If your company has problems motiving its employees to reach financial or managerial goals, perhaps you need to take another look at just how you’re compensating your team. For companies who pay flat hourly wages or salaries, is there an incentive in place that makes your employees want to go that extra mile? If not, it may be time to consider re-evaluating how you calculate your paychecks. In a recent study, 51% of respondents said that profit-sharing or other compensation based on performance would motivate them to work at a higher level. Paying for performance is a great incentive for your workers to work just a little harder – after all their efforts aren’t just increasing the company’s bottom line, but their paychecks as well.

There are a few different ways in which you can pay for performance, ranging from cash bonuses to tangible non-cash benefits. Each type of compensation can fit into a different area of your business – the plan that is right for your sales team will not be well-suited for upper-level management. The key is to work with your financial team to find the best incentives for the various positions in your company.

Awarding Bonuses

The most common type of performance-based pay comes in the form of bonuses. These could be monthly, quarterly or yearly, but all generally have one thing in common – the size of the bonus (or even the fact that it is awarded in the first place) is dependent on the employee reaching a target or achieving a goal. Bonuses can either be a flat amount for reaching a milestone, or varying such as a percentage of total revenue. Pay bonuses are an ideal way to compensate management-level employees and to motivate them to continually grow their capabilities and reach new goals.

Commission-Based Compensation

Commission-based compensation is a method of paying for performance which has thrived in many different fields. Any type of business with a focus on sales can implement some sort of pay schedule based on commission. For some industries, such as real estate, sales people are often not given a salary, but instead compensated entirely by commission. Others, such as a number of high-value electronics retailers, offer employees a competitive hourly wage or salary, as well as a small percentage of their sales in the form of commission. Directly compensating employees for bringing in revenue is a highly effective way to increase sales volume.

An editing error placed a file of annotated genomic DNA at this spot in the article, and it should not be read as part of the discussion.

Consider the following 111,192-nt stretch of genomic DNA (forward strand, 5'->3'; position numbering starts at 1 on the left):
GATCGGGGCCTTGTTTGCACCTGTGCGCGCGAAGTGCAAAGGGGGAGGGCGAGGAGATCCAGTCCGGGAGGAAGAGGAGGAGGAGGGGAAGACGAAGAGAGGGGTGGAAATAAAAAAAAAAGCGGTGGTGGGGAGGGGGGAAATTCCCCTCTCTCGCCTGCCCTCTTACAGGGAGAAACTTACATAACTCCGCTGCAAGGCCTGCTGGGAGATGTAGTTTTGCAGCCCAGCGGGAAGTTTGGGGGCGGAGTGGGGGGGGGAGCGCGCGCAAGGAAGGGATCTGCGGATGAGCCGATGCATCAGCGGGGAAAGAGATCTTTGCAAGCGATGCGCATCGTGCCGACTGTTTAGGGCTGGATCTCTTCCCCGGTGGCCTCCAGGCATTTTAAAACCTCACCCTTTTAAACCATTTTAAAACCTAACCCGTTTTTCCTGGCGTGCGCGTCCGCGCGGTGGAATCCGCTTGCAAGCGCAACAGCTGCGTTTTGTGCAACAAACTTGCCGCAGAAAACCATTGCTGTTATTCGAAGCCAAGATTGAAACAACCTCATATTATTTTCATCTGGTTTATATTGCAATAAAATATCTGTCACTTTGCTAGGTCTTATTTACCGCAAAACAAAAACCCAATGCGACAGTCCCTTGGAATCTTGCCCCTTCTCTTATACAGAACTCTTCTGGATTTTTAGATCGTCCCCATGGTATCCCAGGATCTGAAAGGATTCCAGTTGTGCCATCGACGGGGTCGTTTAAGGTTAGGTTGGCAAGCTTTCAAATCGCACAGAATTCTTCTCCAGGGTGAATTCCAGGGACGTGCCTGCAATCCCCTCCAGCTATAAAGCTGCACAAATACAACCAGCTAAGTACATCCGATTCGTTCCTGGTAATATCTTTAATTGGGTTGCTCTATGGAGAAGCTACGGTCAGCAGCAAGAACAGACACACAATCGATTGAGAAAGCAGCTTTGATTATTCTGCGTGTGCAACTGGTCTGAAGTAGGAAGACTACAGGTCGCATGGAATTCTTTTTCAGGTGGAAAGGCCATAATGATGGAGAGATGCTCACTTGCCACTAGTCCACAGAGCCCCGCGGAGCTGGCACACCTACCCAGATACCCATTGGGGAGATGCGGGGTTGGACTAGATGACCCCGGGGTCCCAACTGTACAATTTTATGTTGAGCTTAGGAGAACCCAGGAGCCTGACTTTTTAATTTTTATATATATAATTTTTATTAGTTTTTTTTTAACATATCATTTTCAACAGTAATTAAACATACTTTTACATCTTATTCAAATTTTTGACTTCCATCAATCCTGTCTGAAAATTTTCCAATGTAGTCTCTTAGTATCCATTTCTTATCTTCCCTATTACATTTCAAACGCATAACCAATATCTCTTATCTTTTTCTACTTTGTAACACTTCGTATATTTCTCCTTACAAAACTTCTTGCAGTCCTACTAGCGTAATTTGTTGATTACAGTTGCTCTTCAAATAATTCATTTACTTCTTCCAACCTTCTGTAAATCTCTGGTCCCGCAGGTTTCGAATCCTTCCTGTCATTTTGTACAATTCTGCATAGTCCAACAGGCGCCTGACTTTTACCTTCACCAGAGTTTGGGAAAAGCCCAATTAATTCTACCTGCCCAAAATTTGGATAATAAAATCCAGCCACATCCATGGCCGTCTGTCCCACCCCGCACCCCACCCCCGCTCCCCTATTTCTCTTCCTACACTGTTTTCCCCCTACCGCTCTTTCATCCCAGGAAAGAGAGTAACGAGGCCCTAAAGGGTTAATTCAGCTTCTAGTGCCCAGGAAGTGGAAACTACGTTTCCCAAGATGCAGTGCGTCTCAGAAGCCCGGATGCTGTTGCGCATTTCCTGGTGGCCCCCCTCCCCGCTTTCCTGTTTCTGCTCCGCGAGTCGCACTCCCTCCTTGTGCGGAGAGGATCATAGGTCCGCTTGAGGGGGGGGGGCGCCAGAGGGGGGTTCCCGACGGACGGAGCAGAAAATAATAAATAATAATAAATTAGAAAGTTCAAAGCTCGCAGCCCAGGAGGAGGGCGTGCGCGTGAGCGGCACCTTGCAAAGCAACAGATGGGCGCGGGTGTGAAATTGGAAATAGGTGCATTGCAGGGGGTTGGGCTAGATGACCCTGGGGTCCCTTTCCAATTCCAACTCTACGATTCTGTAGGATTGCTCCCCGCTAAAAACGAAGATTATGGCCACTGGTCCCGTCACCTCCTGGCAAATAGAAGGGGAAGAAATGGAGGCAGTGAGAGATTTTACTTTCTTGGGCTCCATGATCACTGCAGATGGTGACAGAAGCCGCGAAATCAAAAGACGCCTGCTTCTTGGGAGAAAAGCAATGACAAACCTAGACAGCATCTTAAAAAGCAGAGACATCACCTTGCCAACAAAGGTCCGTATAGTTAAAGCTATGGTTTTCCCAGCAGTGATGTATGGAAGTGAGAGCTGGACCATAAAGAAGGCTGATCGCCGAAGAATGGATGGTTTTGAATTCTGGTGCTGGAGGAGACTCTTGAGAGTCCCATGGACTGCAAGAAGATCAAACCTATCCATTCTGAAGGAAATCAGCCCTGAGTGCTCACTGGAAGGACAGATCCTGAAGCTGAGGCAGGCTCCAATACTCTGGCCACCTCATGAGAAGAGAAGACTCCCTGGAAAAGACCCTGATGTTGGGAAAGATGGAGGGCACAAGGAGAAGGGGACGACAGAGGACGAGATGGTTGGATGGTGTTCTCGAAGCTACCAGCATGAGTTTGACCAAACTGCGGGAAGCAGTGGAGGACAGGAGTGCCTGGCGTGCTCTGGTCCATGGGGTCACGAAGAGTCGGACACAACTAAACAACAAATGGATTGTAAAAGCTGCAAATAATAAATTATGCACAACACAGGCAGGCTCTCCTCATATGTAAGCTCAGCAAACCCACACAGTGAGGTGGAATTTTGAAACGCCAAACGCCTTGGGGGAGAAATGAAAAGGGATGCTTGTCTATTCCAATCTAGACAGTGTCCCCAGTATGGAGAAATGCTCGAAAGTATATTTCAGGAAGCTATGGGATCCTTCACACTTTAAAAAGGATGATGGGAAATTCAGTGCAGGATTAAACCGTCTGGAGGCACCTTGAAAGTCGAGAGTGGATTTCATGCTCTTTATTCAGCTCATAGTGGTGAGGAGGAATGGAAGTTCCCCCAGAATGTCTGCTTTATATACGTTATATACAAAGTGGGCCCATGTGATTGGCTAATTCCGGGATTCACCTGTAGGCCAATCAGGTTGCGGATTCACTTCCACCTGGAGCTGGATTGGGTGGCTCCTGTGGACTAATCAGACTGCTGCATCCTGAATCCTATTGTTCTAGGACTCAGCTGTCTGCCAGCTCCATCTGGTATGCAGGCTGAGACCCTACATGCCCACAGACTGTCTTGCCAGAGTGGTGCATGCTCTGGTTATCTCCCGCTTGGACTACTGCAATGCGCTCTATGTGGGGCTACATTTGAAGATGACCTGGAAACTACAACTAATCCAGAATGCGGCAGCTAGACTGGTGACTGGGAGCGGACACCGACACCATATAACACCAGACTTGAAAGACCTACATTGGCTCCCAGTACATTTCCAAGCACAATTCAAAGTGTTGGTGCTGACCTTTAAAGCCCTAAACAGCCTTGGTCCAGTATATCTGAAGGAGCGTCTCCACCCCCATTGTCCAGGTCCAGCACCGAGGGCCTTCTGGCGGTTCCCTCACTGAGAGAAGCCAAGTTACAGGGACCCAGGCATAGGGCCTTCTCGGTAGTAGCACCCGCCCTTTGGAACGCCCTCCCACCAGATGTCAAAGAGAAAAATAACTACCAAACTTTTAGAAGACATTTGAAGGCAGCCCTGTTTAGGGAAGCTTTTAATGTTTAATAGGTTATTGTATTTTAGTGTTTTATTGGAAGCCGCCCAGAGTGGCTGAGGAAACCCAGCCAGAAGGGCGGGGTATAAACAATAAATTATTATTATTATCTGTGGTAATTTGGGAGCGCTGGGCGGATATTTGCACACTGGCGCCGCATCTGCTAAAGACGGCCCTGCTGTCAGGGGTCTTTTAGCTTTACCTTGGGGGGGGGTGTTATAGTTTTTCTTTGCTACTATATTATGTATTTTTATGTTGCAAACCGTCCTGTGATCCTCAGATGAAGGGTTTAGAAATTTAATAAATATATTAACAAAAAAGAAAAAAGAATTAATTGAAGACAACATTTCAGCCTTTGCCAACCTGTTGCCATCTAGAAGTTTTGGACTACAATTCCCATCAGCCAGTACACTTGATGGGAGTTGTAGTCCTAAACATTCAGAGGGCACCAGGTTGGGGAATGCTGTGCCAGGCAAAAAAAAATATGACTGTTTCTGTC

Non-Salary Benefits

In addition to directly compensating your employees for their performance, there are a number of other benefits you can offer. Some of the most popular non-salary benefits among employees are healthcare plans and company vehicles. By awarding these benefits based on employee performance, you are still able to award your team for reaching their performance goals, but are also often able to take advantage of tax savings or other financial advantages at the same time. Non-salary benefits are great because they can often be used as motivation for a myriad of different positions.

Finding the right compensation scale for your company can be a difficult process. There are numerous different types of performance-based compensation, including bonuses, commission and other benefits. The trick to maximizing your employees’ performance is to identify the benefits that will motive them, and then developing a clear plan that outlines how reaching preset goals can equal those employees being rewarded. Once identified, you will likely find keeping your team focused is much easier when their financial future could get a big boost by the growth of your business.

Author's Bio: 

Known for combining innovative, no-fluff strategies with endless compassion, Tracey's talks resonate deeply with her audiences. Whether speaking about business, life, or retirement, Tracey draws from her more than 17 years in financial industry operations, marketing, training, and Human Resources, as well as her experience as a personal and professional coach, to connect with listeners on many levels. http://traceyfieber.com/